More than 1,100 students from 112 schools in the United States and four other countries converged on the U.S. energy capital this weekend to show it’s possible to design and drive vehicles that use far less fuel than cars on the road today. Of course, these space-age super high-mileage cars that will circle the streets of downtown Houston for the next two days in Shell Eco-marathon Americas are not usually built for comfort. Instead, through light weight, super aerodynamic design, and light-footed driving, the high school and college students compete for fuel efficiency.
Although the majority of teams use gasoline internal combustion engines, nearly 40 percent of the teams who registered chose to propel their vehicles with electricity or a hydrogen fuel cell. Teams also are running diesel, ethanol and “fatty acid methyl ester,” or biodiesel.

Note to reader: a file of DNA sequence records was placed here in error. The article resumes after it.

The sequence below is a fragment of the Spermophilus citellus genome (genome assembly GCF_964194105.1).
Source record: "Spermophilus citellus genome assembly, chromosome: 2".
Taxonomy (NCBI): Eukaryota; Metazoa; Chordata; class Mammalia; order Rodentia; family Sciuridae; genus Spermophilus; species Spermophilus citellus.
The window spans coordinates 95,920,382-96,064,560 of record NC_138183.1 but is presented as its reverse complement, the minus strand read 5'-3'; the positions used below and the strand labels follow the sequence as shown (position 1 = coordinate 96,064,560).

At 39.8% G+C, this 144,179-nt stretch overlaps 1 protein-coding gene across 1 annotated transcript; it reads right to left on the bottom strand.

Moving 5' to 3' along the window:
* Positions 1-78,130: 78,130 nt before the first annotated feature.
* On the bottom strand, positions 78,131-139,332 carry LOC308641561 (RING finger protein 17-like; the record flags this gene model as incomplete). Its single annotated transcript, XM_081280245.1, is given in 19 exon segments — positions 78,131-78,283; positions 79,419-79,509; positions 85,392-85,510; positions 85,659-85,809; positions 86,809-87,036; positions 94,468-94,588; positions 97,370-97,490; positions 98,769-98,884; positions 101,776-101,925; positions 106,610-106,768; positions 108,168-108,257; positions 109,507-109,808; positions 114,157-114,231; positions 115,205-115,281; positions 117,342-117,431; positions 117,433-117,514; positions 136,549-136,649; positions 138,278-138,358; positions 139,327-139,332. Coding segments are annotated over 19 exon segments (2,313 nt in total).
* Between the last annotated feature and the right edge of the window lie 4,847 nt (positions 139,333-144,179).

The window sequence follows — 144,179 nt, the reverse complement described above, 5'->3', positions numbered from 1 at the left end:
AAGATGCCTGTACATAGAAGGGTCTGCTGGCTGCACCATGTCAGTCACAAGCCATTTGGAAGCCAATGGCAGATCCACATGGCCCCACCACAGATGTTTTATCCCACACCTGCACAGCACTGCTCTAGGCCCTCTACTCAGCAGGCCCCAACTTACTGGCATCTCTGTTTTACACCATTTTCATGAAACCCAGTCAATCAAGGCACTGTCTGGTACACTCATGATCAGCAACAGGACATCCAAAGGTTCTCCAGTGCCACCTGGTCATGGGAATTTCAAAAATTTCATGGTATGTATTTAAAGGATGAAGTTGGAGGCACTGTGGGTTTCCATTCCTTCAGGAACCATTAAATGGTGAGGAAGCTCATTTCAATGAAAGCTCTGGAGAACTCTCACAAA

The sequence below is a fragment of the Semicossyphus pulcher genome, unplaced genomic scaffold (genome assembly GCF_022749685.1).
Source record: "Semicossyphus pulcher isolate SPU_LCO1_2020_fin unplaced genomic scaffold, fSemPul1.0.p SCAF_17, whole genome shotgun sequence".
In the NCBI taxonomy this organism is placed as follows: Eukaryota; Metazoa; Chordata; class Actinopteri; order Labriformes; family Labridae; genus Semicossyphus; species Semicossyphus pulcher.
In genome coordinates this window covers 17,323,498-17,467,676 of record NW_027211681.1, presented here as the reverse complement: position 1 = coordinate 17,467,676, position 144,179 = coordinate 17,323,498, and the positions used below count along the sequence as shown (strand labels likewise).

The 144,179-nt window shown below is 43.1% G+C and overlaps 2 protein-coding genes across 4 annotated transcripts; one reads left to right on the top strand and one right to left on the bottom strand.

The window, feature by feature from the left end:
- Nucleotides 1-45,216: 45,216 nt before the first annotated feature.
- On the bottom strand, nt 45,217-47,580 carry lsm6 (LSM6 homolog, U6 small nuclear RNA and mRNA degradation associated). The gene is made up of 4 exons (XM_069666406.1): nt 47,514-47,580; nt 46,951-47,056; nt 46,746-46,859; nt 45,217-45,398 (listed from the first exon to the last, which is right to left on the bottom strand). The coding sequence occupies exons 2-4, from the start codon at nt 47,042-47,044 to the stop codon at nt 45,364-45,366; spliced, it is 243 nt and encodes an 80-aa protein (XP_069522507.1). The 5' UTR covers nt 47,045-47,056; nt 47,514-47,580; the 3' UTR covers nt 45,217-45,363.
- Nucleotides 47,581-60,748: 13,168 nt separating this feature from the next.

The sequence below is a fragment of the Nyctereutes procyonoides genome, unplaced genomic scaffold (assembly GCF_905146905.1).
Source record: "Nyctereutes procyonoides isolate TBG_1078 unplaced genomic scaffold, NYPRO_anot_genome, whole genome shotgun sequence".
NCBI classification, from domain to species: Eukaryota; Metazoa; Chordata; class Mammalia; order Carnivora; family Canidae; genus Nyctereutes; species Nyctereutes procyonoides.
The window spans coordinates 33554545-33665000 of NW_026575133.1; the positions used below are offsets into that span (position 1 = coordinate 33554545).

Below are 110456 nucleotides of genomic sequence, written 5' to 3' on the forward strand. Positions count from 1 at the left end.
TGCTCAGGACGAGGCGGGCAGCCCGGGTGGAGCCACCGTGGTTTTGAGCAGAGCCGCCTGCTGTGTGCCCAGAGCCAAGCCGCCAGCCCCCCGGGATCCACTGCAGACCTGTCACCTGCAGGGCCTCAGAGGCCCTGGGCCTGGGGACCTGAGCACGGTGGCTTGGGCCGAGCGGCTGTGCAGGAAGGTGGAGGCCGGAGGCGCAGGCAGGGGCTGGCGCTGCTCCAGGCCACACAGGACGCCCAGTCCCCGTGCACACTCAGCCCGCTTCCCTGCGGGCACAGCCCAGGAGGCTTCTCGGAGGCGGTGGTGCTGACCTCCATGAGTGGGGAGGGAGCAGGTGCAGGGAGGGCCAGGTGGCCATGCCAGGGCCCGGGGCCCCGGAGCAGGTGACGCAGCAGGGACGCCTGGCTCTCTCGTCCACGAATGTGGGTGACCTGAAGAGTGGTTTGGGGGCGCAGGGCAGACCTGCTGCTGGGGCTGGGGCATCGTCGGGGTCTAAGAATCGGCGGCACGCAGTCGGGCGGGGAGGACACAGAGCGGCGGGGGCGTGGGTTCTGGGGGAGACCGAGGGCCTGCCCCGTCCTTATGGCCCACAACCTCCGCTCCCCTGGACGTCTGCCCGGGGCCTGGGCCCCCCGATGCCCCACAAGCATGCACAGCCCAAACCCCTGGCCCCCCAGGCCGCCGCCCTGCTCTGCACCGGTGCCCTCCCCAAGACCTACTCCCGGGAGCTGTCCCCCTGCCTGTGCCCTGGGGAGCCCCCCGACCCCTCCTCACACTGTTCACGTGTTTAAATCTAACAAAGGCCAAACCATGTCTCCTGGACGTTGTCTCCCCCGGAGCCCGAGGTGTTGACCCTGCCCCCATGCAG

Houston Mayor Annise Parker gave a nod to energy diversity in kicking off the ceremonies, telling the students they were gathering in an appropriate place for the competition. “We are the home of the oil and gas industry worldwide, and we intend to be the home of the energy industry worldwide, moving into the future,” she said.
Students in this year’s competition hail from 24 U.S. states, Canada, Mexico, Brazil and Guatemala. It is the seventh year of Eco-marathon Americas competition, the third year in downtown Houston. But Shell Eco-marathon began 28 years ago in France. Now, Shell holds three separate competitions — Americas, Europe, Asia.